“He then and now is very hard to pin down,” said Kenneth Mack, a classmate and now a professor at the law school, referring to the senator’s on-the-one-hand, on-the-other-hand style.
Charles J. Ogletree Jr., another Harvard law professor and a mentor of Mr. Obama, said, “He can enter your space and organize your thoughts without necessarily revealing his own concerns and conflicts.”
Another of Mr. Obama’s techniques relied on his seemingly limitless appetite for hearing the opinions of others, no matter how redundant or extreme. That could lead to endless debates — a mouse infestation at the review office provoked a long exchange about rodent rights — as well as some uncertainty about what Mr. Obama himself thought about the issue at hand.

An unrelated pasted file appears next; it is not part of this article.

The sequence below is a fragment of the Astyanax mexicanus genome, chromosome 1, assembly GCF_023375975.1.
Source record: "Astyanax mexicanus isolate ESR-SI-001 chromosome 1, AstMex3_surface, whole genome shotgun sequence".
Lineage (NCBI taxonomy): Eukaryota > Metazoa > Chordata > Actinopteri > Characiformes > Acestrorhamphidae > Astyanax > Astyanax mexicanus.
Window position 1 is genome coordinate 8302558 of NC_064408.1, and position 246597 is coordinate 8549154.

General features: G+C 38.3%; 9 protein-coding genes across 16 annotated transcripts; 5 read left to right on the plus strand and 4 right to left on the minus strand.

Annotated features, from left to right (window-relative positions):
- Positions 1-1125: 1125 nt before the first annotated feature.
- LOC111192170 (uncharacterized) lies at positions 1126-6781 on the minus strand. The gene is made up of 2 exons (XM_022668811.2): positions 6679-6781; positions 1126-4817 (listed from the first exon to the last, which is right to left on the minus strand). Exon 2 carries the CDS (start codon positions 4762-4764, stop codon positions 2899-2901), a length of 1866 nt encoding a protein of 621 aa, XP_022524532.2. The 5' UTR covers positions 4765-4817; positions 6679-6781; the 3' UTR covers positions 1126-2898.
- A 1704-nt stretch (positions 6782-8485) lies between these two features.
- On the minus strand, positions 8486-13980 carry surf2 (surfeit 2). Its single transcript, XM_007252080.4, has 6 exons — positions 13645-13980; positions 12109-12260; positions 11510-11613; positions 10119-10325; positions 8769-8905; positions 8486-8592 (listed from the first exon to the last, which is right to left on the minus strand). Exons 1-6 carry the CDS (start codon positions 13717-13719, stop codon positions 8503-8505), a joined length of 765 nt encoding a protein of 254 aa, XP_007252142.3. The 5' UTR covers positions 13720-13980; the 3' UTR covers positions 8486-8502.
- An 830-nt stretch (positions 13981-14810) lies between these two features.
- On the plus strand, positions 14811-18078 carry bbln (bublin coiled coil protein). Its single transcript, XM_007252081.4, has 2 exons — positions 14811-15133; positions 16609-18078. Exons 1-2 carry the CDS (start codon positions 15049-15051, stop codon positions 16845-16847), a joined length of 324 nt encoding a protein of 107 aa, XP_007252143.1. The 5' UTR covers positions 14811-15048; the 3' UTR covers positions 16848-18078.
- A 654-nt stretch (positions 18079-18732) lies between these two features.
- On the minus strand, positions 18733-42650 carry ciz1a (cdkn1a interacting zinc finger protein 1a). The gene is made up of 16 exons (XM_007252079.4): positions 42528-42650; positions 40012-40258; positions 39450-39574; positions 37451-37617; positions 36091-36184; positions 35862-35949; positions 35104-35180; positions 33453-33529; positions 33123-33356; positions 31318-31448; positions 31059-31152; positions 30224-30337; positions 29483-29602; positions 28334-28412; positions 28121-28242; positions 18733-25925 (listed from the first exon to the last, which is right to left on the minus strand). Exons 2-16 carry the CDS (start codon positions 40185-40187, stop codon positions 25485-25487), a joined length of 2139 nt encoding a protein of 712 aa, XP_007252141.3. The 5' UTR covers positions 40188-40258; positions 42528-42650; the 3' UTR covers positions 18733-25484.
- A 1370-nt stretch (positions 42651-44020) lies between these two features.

In dozens of interviews, his friends said they could not remember his specific views from that era, beyond a general emphasis on diversity and social and economic justice.
“The things that make law school politics fractious are different from the things that make American politics fractious,” said Ron Klain, who preceded Mr. Obama at the law review and later served as Vice President Al Gore’s chief of staff. Mr. Klain has watched the senator’s rise.
“The interesting caveat,” he said, “is that is a style of leadership more effective running a law review than running a country.”
Perhaps Michael McConnell was onto something.